How did individuals write about their lives before a modern tradition of diaries and autobiographies was established?
Adam Smyth examines the kinds of texts that sixteenth- or seventeenth-century individuals produced to register their life, in the absence of these later, dominant templates.
The book explores how readers responded to, and improvised with, four forms - the almanac, the financial account, the commonplace book and the parish register - to create written records of their lives.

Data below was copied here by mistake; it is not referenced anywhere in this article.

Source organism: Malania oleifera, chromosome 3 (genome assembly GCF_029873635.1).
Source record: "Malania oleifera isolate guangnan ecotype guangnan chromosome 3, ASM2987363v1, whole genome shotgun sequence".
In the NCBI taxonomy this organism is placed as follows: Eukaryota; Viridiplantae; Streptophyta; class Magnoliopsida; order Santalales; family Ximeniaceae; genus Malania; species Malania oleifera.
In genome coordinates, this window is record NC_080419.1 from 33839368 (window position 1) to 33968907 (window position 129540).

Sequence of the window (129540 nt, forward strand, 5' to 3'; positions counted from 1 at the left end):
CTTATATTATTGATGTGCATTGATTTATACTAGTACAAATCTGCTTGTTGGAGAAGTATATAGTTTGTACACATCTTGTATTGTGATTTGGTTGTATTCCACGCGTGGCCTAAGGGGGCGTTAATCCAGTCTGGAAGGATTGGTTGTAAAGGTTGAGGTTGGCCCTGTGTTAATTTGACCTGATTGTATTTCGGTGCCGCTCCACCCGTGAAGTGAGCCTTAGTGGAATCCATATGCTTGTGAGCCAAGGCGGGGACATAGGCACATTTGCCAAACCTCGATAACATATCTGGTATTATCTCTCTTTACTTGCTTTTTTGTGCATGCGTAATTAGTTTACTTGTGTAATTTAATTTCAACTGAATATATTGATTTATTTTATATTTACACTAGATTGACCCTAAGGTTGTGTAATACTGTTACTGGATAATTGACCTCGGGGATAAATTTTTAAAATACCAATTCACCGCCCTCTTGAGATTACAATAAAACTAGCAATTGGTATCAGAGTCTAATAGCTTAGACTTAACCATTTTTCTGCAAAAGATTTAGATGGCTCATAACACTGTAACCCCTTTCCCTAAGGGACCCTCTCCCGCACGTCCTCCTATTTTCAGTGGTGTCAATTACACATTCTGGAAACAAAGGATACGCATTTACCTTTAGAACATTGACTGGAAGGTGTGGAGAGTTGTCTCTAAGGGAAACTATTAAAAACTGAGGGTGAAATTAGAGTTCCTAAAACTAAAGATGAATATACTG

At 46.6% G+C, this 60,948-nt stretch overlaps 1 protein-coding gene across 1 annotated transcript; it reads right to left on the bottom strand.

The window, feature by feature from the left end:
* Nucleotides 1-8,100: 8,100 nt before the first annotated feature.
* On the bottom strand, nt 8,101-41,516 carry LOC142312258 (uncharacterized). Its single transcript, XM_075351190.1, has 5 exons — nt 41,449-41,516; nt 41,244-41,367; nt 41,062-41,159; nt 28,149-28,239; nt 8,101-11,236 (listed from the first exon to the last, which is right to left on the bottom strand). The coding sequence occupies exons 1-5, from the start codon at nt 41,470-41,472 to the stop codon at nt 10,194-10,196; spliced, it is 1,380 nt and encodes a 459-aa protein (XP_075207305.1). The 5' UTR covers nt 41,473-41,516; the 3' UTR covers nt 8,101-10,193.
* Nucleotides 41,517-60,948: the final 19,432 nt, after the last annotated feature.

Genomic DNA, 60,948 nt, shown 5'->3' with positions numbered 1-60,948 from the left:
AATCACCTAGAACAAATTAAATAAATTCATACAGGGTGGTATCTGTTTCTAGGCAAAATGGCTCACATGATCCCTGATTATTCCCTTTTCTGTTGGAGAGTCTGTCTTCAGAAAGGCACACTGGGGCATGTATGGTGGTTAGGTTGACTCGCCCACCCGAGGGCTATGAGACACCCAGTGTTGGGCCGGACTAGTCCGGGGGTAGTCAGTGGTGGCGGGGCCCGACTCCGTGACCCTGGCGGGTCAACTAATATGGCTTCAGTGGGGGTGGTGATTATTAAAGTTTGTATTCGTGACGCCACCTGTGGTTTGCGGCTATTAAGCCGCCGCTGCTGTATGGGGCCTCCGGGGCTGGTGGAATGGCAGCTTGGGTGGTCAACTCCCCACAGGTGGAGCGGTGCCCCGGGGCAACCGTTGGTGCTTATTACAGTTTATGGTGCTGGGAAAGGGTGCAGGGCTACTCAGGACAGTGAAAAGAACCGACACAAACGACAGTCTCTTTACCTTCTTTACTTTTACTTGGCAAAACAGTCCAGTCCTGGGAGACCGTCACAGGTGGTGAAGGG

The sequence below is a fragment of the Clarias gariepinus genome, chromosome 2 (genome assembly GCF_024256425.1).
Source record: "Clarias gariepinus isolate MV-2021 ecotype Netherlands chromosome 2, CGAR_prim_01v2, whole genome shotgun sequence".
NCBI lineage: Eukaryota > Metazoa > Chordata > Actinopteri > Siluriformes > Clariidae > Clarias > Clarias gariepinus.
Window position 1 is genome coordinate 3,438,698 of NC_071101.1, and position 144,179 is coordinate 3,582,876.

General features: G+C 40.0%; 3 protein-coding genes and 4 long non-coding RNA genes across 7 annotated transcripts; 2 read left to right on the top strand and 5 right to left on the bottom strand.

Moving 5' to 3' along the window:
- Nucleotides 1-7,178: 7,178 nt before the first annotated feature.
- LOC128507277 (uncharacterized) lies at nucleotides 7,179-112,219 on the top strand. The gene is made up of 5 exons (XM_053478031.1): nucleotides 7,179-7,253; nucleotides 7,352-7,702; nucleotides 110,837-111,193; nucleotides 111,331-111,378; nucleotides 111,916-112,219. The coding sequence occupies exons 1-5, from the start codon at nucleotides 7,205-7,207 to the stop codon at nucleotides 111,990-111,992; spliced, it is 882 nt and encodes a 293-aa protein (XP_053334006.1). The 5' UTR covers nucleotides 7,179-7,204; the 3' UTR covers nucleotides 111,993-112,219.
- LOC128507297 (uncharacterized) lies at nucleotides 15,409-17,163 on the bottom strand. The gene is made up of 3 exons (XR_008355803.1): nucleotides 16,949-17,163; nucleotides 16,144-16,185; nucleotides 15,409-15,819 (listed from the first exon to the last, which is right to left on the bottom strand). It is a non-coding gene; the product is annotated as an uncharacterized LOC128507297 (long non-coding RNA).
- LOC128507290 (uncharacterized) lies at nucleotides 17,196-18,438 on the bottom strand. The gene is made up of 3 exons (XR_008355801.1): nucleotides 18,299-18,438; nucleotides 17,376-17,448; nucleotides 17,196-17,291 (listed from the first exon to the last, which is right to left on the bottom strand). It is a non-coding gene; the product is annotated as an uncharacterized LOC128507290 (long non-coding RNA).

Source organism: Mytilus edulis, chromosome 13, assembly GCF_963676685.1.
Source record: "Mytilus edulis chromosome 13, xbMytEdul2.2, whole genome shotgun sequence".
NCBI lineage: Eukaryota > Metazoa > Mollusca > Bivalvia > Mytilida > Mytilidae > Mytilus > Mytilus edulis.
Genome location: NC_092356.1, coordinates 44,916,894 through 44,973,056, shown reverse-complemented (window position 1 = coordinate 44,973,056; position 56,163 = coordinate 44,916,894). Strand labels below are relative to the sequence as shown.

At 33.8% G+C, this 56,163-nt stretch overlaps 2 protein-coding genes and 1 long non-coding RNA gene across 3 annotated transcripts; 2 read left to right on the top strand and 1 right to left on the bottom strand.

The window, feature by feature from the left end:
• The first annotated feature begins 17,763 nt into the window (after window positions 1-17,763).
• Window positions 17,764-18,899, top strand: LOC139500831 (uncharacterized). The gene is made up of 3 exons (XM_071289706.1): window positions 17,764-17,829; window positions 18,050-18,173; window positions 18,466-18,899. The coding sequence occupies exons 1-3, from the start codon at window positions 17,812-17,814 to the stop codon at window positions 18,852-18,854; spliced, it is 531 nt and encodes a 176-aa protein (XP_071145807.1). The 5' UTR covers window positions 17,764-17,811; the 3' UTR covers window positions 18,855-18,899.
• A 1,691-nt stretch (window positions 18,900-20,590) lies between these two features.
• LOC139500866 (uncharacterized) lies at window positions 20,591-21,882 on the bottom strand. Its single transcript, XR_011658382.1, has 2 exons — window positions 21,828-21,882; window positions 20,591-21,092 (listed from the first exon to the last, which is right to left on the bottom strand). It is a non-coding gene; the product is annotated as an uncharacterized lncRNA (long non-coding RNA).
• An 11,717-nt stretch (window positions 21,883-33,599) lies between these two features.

Early modern autobiography took place across these varied forms, often through a lengthy process of transmission and revision of written documents.
This book brings a dynamic, surprising culture of life-writing to light, and will be of interest to anyone studying autobiography or early modern literature.
- Format: Hardback
- Pages: 234 pages, 7 Halftones, black and white
- Publisher: Cambridge University Press
- Publication Date: 05/08/2010
- Category: Literary studies: c 1500 to c 1800
- ISBN: 9780521761727